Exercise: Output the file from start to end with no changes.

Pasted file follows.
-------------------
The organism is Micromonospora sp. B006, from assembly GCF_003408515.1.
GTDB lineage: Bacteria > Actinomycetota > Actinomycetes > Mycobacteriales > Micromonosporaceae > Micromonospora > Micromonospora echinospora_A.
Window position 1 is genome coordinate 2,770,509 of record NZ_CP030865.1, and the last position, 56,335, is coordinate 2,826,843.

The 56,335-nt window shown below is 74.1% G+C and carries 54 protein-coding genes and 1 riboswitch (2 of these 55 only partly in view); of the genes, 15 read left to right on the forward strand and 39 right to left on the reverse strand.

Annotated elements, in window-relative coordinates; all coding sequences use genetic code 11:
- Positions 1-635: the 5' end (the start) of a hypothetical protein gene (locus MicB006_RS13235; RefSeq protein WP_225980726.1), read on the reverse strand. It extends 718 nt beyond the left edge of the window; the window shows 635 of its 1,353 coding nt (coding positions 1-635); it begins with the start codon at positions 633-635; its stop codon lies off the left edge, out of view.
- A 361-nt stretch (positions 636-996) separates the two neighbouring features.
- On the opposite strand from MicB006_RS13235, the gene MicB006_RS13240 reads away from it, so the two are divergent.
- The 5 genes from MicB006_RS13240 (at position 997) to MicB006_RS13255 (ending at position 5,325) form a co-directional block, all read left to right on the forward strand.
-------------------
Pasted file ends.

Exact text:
The organism is Micromonospora sp. B006, from assembly GCF_003408515.1.
GTDB lineage: Bacteria > Actinomycetota > Actinomycetes > Mycobacteriales > Micromonosporaceae > Micromonospora > Micromonospora echinospora_A.
Window position 1 is genome coordinate 2,770,509 of record NZ_CP030865.1, and the last position, 56,335, is coordinate 2,826,843.

The 56,335-nt window shown below is 74.1% G+C and carries 54 protein-coding genes and 1 riboswitch (2 of these 55 only partly in view); of the genes, 15 read left to right on the forward strand and 39 right to left on the reverse strand.

Annotated elements, in window-relative coordinates; all coding sequences use genetic code 11:
- Positions 1-635: the 5' end (the start) of a hypothetical protein gene (locus MicB006_RS13235; RefSeq protein WP_225980726.1), read on the reverse strand. It extends 718 nt beyond the left edge of the window; the window shows 635 of its 1,353 coding nt (coding positions 1-635); it begins with the start codon at positions 633-635; its stop codon lies off the left edge, out of view.
- A 361-nt stretch (positions 636-996) separates the two neighbouring features.
- On the opposite strand from MicB006_RS13235, the gene MicB006_RS13240 reads away from it, so the two are divergent.
- The 5 genes from MicB006_RS13240 (at position 997) to MicB006_RS13255 (ending at position 5,325) form a co-directional block, all read left to right on the forward strand.